One particular blogger with an especially high name recognition, namely Grammy winner and the very first American Idol champion Kelly Clarkson, applied her trademark colloquial meets analytical writing style to a delightfully snide rebuttal on her own blog to Borchetta's rather unwise choice of antagonistic comparison. "We not only hit the high notes, you forgot to mention we generally hit the ‘right’ notes as well," she wrote after admonishing the exec for his Idol diss, closing with some entirely correct and appropriate advice: that "instead of lashing out at other artists (that in your ‘humble’ opinion lack true artistry), you should simply take a breath and realize that sometimes things won’t go according to plan or work out and that’s okay." The post is a solid win on the side of maturity in the music business, and with the exception of the oh-so-subtle "right notes" dig did not at all criticize Swift or her performance - rather the opposite, in fact; however, the confrontation-loving blogosphere teemed with headlines such as Billboard.com's leader "Kelly Clarkson Fires Back at Taylor Swift," a misleading statement to be sure but only those who actually read the article would know it.

How aware Swift herself might be of the minor tonality tempest muddying the wake of her big victory night is, of course, debatable. Tangible things like sales figures, however, are of course more difficult to wave away as insignificant. While the new Billboard data released on Thursday was from the week leading up to the Grammys (therefore not yet including any post-Grammy telecast numbers), Swift had seen several tracks enjoying an awards buildup boost on the charts, and Fearless had inhabited the top ten on the Billboard 200 albums chart for many long weeks. On Thursday's chart, however, Fearless had dropped to #13 in its 64th week of release - in itself hardly something to sneeze at, but compared with the 10% sales increase Lady Gaga's debut album The Fame enjoyed in its 65th week to hold the number 3 spot it was an uncharacteristic slump. Over on the Hot 100, "Today Was a Fairytale," which all but disappeared from the iTunes download chart early this week, dropped like a stone from number 2 to number 22, and other singles stalled or slipped down the chart as well.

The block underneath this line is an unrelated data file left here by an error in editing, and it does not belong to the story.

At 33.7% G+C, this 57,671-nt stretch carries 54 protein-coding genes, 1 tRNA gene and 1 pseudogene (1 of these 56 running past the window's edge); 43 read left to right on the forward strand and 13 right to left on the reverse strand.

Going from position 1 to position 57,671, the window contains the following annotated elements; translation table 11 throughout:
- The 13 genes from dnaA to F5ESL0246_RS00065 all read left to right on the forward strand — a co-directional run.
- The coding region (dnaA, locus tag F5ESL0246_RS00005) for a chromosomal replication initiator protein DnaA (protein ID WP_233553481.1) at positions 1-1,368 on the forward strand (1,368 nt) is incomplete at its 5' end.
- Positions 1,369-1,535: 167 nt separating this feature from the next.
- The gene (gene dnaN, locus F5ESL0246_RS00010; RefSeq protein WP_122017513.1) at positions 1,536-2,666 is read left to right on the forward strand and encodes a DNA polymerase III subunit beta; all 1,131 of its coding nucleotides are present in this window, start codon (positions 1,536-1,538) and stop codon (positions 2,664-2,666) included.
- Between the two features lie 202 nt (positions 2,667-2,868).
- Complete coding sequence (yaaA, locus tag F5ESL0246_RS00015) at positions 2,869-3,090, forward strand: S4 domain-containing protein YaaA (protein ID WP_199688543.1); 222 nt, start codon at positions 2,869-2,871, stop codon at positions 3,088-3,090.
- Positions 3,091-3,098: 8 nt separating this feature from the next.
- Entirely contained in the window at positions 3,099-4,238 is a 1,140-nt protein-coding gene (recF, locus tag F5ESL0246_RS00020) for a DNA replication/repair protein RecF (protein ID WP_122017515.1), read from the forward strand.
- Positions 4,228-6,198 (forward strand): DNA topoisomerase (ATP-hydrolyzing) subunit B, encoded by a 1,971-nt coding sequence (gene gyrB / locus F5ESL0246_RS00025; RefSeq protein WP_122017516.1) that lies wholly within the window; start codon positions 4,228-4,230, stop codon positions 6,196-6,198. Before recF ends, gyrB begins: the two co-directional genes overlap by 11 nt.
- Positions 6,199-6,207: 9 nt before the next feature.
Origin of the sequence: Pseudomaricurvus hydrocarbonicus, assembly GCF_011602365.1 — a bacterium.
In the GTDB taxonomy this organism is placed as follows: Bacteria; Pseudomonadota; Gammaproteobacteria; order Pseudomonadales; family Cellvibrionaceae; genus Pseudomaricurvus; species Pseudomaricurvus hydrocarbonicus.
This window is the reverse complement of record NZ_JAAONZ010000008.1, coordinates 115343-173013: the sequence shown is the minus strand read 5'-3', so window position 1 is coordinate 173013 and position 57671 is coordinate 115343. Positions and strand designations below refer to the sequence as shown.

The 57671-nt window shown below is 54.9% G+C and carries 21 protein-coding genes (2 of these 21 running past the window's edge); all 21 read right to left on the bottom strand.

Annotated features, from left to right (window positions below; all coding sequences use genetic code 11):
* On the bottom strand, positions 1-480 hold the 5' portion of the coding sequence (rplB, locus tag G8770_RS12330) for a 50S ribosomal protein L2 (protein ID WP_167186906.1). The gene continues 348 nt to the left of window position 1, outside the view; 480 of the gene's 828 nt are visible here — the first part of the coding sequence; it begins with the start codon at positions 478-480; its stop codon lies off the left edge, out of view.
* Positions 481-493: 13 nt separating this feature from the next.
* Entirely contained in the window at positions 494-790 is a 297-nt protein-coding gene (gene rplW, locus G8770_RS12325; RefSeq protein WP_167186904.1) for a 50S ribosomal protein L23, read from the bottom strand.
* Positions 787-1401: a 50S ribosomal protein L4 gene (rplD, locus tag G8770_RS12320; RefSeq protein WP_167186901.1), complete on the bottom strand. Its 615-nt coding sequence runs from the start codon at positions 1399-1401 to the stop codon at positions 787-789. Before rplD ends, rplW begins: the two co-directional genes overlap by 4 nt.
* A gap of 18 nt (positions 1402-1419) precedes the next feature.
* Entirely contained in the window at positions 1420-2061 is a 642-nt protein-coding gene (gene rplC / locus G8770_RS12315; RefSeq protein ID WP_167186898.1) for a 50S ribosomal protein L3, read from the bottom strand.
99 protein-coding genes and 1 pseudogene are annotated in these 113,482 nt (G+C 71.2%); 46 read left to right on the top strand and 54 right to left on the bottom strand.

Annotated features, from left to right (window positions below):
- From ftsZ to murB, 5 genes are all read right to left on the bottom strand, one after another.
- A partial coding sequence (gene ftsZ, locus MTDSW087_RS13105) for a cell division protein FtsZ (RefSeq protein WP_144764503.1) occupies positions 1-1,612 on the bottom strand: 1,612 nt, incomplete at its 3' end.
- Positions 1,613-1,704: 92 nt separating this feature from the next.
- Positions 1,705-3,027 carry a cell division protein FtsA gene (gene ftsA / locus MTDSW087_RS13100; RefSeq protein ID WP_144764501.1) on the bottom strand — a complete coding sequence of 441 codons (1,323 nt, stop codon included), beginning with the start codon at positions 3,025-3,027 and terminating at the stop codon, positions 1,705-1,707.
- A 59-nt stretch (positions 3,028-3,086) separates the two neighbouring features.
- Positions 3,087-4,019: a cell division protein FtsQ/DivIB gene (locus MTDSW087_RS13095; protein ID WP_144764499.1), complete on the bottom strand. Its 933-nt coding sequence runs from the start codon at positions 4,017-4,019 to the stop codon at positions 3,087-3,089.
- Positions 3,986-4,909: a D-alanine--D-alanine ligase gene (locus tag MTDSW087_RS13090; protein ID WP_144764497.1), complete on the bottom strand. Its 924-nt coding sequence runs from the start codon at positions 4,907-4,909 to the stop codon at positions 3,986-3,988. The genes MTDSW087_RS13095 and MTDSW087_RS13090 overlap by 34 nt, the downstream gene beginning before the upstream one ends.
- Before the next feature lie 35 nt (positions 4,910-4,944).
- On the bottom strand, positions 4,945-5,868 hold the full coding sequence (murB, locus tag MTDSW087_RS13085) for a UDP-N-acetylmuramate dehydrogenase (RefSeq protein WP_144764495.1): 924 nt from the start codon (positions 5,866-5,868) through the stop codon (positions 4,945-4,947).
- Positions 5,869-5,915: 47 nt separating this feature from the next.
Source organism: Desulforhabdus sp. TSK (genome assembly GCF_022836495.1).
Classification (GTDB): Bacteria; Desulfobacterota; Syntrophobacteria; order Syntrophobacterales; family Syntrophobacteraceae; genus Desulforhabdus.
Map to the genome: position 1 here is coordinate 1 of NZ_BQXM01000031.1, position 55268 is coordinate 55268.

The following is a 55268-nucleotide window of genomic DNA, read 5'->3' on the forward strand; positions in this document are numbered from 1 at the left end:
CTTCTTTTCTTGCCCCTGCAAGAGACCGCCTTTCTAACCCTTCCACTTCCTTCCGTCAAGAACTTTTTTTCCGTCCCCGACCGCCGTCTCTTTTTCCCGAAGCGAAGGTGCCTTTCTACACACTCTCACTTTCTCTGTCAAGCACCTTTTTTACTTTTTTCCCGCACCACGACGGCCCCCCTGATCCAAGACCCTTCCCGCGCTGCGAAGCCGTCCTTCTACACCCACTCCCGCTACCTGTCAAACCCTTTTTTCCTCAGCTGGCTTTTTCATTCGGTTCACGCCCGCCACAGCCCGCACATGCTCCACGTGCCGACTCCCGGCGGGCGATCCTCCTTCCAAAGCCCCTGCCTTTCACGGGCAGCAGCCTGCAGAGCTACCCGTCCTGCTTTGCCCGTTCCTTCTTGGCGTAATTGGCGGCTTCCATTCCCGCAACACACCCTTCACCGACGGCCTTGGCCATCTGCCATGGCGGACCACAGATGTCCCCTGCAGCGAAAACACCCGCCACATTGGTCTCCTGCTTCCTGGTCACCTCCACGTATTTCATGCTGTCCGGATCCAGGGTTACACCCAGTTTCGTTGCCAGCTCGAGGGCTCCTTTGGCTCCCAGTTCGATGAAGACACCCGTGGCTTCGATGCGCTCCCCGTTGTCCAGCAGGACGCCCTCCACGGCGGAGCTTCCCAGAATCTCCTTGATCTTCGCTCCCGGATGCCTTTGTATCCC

The very hot debut of fellow country act Lady Antebellum's sophomore album Need You Now this week and the chart staying power historically common among country musicians could easily make the threesome into the new Taylor Swift (who was after all sort of the new Carrie Underwood, who was herself the new LeeAnn Rimes, who was once the new Shania Twain...and so forth) and render the 20 year old's services to country music's coffers no longer required. It remains to be seen in next Thursday's charts whether Swift will enjoy a Grammy bounce this week or whether Fearless and its progeny have finally reached their sell-by date and, as all music does some time or another, begin their steady decline towards their eventual drop off of the charts entirely. Of course, if she plays this wisely, that will be about the time her next album drops and we see whether this precocious Pollyanna has the goods to prove herself as more than just a one trick pony. Until then, I know at least one pop music devotee/blogger who would not mind in the slightest if Taylor Swift happened to vanish for a while - at least long enough for the pop scene to reboot before she presents her next musical project.